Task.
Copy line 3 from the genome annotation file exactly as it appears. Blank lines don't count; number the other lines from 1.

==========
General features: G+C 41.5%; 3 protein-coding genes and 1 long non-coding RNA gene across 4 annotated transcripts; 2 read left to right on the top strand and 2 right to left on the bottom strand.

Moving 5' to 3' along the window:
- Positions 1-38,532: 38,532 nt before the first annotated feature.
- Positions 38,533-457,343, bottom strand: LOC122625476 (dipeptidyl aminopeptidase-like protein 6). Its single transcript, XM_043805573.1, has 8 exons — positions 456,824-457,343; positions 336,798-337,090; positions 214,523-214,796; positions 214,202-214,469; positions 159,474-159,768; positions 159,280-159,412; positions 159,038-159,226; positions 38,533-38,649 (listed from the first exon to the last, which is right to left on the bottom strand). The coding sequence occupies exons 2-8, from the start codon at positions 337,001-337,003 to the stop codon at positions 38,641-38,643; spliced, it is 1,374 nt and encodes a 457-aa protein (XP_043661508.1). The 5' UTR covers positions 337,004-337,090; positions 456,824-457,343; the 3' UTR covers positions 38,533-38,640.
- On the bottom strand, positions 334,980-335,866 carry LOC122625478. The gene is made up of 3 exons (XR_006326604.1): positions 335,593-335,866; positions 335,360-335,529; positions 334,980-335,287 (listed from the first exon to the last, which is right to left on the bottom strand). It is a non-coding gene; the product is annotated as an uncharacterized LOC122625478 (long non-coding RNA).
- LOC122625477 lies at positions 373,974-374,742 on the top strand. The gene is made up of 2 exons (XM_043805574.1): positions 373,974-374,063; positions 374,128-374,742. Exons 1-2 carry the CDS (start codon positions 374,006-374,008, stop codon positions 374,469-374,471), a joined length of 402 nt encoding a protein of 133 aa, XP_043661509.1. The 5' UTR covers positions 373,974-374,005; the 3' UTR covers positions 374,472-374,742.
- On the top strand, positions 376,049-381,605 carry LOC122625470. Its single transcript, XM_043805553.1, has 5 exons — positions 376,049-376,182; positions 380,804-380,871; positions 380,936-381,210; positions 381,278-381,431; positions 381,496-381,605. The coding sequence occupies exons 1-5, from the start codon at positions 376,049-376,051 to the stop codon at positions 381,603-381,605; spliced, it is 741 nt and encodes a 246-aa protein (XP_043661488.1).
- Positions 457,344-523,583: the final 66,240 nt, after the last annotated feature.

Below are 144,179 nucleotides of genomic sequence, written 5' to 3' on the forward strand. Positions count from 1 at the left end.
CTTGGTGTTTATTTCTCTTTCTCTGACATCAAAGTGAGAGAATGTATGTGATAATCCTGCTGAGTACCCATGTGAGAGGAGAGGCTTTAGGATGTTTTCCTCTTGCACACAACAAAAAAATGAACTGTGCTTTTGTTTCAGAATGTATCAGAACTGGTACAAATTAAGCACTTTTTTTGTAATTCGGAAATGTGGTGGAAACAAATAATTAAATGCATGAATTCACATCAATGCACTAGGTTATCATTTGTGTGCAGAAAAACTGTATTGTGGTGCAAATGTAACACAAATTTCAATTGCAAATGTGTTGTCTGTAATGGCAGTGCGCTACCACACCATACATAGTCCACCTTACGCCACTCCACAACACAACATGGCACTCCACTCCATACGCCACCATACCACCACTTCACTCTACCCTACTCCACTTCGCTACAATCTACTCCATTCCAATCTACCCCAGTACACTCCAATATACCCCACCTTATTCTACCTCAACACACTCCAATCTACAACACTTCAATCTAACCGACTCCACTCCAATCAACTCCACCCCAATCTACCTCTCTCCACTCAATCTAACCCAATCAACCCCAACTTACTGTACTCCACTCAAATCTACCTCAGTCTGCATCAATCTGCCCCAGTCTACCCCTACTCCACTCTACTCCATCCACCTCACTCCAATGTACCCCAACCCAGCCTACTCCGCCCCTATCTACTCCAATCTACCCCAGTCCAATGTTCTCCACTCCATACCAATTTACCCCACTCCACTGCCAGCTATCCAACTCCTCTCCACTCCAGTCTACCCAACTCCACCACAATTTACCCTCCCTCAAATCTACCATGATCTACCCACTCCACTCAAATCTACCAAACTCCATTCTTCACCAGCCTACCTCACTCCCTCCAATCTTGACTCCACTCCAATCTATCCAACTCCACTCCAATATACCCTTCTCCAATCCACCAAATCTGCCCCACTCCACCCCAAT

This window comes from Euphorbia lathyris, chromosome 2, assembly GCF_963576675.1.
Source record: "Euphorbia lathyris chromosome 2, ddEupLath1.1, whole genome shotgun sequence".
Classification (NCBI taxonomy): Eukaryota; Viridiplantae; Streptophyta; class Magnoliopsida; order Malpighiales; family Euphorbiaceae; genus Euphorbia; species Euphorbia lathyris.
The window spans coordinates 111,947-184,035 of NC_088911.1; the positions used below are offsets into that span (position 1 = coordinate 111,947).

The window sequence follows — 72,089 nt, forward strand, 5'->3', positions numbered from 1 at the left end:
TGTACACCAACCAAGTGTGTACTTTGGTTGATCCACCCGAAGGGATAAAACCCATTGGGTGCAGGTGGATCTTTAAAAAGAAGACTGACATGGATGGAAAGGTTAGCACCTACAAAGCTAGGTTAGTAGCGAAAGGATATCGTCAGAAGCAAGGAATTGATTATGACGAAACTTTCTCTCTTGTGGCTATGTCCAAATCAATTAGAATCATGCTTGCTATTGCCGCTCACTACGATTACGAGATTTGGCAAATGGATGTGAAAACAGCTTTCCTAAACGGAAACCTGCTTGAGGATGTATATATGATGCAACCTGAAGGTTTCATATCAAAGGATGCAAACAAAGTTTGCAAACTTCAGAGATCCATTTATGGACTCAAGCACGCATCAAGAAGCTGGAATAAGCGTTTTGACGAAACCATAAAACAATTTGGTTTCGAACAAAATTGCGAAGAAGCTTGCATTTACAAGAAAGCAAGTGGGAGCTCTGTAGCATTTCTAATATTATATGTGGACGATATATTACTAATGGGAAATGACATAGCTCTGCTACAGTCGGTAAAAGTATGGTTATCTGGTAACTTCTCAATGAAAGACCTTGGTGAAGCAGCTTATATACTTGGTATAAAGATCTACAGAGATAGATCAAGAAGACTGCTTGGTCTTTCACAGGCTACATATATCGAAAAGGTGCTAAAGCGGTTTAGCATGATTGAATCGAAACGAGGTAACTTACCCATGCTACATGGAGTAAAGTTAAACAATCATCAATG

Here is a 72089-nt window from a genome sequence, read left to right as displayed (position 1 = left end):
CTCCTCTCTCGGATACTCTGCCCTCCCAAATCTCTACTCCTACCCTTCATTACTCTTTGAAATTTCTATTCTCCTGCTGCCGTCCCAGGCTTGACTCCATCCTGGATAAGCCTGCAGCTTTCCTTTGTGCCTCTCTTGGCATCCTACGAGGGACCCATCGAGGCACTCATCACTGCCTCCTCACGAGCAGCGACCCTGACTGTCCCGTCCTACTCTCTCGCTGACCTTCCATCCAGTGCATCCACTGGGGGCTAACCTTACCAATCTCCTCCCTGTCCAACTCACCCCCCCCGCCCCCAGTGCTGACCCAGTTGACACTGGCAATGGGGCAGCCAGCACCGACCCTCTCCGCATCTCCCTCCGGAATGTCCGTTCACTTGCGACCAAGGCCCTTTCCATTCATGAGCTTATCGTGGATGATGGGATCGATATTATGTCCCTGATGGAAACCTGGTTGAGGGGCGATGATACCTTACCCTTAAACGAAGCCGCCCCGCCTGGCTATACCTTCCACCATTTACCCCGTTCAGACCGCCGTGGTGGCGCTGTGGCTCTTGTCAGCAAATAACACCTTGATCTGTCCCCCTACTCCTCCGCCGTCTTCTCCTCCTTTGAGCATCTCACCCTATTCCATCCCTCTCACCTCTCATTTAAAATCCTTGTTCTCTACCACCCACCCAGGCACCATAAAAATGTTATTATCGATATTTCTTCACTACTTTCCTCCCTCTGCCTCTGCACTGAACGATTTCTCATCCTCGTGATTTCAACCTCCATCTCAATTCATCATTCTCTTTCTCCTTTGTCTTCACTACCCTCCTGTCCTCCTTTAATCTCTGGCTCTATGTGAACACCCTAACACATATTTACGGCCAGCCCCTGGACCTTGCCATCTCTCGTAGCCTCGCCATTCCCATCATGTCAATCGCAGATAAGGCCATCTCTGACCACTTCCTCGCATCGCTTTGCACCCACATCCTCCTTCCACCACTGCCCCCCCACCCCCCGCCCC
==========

- Positions 1-38,532: 38,532 nt before the first annotated feature.